Mountain province extends credit due to “financial difficulties”




Mountain Province Diamonds, co-owner of the Gahcho Kué diamond mine in the Northwest Territories, has extended a US $ 25 million revolving credit facility, saying the company is in “serious financial difficulty.”

The company announced the six-month extension of the line of credit to Dunebridge Worldwide, its largest shareholder, in a press release on Monday. It now expires on March 31, 2022.

A revolving credit facility is a flexible form of credit where the borrower is allowed to withdraw, withdraw, or repay money repeatedly until the line of credit expires.


As a condition of extending the line of credit, Mountain Province fully repaid a separate US $ 33 million loan from Dunebridge that was originally due on December 31.

In their press release, the independent directors of Mountain Province said the transaction was “reasonable” and the “best alternative” for the company and its stakeholders. The line of credit is designed to improve Mountain Province’s financial condition and meet “general working capital needs”.

Matthew MacPhail, vice president of business development and technical services, told Cabin Radio that the prepayment of the loan was a “positive update” for the company.

MacPhail said the press release’s reference to the company being in “serious financial difficulty” was a “catch-all statement” to assure shareholders that the transaction was in the best interests of the company, and not simply for a large, enriching shareholder.

Dermot Desmond, owner of Dunebridge Worldwide, owns 33 percent of the shares of Mountain Province.


MacPhail said the difficulties faced by the company are “nothing major at this time” and similar to those encountered over the past two years following the Covid-19 pandemic.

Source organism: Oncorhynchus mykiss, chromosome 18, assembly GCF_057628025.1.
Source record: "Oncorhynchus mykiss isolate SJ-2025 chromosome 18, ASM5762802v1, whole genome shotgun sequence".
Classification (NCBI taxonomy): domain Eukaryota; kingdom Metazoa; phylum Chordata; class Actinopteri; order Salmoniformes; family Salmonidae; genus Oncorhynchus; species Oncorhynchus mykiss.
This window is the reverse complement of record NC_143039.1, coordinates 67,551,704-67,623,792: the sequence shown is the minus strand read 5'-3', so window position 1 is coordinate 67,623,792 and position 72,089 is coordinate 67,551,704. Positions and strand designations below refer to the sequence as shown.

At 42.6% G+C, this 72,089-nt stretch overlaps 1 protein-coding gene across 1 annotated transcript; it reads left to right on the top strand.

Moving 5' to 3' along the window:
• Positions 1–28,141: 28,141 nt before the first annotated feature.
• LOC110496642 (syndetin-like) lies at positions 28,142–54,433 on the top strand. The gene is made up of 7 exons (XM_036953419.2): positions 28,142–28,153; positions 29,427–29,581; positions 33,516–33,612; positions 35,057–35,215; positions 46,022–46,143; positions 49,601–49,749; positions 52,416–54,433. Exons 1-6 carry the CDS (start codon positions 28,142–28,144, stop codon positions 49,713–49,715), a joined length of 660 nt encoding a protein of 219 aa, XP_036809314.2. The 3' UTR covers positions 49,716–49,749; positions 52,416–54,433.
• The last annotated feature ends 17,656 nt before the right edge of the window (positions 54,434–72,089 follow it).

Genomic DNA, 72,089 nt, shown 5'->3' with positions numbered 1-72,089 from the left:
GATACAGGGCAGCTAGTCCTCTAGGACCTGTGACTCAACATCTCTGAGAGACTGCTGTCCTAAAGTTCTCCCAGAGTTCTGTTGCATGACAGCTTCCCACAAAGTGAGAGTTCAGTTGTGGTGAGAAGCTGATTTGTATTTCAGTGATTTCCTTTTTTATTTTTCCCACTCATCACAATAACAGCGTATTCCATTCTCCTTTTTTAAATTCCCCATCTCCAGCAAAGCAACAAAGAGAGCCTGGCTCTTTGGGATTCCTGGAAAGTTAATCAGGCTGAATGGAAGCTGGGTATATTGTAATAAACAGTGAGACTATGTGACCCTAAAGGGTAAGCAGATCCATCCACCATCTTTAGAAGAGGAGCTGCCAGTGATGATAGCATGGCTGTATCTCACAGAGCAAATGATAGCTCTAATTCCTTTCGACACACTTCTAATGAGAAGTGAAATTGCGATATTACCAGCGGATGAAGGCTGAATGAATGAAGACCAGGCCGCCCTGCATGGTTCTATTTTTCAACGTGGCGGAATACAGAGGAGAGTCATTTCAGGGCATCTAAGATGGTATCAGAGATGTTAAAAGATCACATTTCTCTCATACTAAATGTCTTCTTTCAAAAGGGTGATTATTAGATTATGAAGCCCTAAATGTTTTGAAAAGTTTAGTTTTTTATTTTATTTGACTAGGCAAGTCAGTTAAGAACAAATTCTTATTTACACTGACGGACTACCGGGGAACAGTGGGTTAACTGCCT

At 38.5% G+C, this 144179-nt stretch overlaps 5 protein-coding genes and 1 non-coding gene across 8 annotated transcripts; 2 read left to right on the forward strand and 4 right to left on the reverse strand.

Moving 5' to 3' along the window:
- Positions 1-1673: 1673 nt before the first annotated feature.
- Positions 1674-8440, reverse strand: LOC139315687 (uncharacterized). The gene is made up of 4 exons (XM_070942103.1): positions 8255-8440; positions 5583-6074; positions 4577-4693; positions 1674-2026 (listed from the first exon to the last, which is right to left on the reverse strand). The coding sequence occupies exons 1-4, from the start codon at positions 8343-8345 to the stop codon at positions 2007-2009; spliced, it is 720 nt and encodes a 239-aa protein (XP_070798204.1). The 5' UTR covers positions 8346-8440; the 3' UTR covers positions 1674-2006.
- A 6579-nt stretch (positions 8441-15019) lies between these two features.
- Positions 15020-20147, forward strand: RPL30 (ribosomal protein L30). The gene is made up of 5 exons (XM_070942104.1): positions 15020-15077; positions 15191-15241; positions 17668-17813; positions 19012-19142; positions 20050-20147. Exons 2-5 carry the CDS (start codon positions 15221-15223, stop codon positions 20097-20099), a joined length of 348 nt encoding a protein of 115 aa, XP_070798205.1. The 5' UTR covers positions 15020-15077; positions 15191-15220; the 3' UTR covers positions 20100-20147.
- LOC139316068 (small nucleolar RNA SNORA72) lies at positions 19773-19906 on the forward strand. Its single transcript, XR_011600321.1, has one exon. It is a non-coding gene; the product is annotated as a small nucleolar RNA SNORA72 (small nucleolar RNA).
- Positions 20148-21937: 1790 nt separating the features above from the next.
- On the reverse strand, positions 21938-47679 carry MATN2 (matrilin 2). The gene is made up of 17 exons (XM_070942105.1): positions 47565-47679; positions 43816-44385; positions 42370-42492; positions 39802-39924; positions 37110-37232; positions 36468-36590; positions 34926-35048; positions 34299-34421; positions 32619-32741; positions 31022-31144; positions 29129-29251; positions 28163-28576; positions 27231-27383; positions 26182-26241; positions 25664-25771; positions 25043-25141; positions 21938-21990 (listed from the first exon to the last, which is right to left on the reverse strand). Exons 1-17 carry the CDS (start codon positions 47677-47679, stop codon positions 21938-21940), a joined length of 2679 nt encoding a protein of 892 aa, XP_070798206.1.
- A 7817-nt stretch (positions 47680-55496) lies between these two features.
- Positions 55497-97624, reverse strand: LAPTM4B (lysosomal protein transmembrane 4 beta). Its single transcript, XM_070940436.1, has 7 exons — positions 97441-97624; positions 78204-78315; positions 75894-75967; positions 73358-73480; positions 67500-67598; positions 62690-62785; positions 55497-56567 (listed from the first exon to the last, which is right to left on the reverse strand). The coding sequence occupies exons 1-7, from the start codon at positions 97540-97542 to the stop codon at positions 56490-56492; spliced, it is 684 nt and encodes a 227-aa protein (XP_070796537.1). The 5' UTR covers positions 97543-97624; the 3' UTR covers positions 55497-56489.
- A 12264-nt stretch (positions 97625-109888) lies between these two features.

In May, Stuart Brown, president and CEO of Mountain Province, told Cabin Radio that a 22-day disruption of operations in Gahcho Ku̩ Рtriggered by a Covid-19 outbreak in February Рresulted in the loss of three to four weeks of production. The company also had to cancel a planned diamond sale in Antwerp, Belgium, in May, resulting in an estimated loss of $ 25 million.

But the company maintains that things are improving.

According to Mountain Province’s second quarter 2021 financial results, the company sold 719,000 carats for $ 64.7 million at an average value of $ 90 per carat. During the same period in 2020, the company sold 757,000 carats for $ 34 million at an average value of $ 45 per carat.

Earnings before interest, taxes, depreciation and amortization totaled $ 37.9 million for the second quarter of 2021, up $ 10 million from the same period in 2020.

“We have benefited from the increase in rough diamond markets in general as the world continues to emerge from this pandemic,” MacPhail said.

“We are convinced that, barring some sort of extreme resurgence or something from this pandemic, these diamond prices should persist and allow us to maintain this good margin on our production.”

Mountain Province holds a 49 percent stake in Gahcho Kué. De Beers Canada, which owns the remainder, operates the mine.



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